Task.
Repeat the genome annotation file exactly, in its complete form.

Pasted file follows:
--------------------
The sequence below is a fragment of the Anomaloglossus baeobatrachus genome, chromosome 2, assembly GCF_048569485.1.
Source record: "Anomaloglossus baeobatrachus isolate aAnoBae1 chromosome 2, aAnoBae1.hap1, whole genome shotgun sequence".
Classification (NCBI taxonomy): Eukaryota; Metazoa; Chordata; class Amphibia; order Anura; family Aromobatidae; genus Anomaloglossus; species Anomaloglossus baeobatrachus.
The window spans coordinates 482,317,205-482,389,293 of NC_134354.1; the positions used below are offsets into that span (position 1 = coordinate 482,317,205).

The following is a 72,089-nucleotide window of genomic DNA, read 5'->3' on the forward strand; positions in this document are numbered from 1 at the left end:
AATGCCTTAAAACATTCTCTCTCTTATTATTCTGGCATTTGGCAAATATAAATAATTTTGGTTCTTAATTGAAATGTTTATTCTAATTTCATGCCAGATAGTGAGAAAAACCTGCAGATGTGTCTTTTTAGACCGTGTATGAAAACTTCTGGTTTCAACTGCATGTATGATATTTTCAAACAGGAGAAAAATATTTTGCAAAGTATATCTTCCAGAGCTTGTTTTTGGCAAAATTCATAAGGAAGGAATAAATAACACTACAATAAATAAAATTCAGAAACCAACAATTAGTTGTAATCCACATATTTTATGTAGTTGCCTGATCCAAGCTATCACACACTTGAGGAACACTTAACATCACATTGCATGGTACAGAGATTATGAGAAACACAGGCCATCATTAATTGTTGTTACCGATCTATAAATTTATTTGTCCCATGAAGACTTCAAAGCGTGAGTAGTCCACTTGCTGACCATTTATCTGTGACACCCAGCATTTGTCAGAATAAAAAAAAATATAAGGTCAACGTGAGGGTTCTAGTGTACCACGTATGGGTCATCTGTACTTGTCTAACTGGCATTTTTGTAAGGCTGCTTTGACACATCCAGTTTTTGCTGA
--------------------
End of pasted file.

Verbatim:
The sequence below is a fragment of the Anomaloglossus baeobatrachus genome, chromosome 2, assembly GCF_048569485.1.
Source record: "Anomaloglossus baeobatrachus isolate aAnoBae1 chromosome 2, aAnoBae1.hap1, whole genome shotgun sequence".
Classification (NCBI taxonomy): Eukaryota; Metazoa; Chordata; class Amphibia; order Anura; family Aromobatidae; genus Anomaloglossus; species Anomaloglossus baeobatrachus.
The window spans coordinates 482,317,205-482,389,293 of NC_134354.1; the positions used below are offsets into that span (position 1 = coordinate 482,317,205).

The following is a 72,089-nucleotide window of genomic DNA, read 5'->3' on the forward strand; positions in this document are numbered from 1 at the left end:
AATGCCTTAAAACATTCTCTCTCTTATTATTCTGGCATTTGGCAAATATAAATAATTTTGGTTCTTAATTGAAATGTTTATTCTAATTTCATGCCAGATAGTGAGAAAAACCTGCAGATGTGTCTTTTTAGACCGTGTATGAAAACTTCTGGTTTCAACTGCATGTATGATATTTTCAAACAGGAGAAAAATATTTTGCAAAGTATATCTTCCAGAGCTTGTTTTTGGCAAAATTCATAAGGAAGGAATAAATAACACTACAATAAATAAAATTCAGAAACCAACAATTAGTTGTAATCCACATATTTTATGTAGTTGCCTGATCCAAGCTATCACACACTTGAGGAACACTTAACATCACATTGCATGGTACAGAGATTATGAGAAACACAGGCCATCATTAATTGTTGTTACCGATCTATAAATTTATTTGTCCCATGAAGACTTCAAAGCGTGAGTAGTCCACTTGCTGACCATTTATCTGTGACACCCAGCATTTGTCAGAATAAAAAAAAATATAAGGTCAACGTGAGGGTTCTAGTGTACCACGTATGGGTCATCTGTACTTGTCTAACTGGCATTTTTGTAAGGCTGCTTTGACACATCCAGTTTTTGCTGA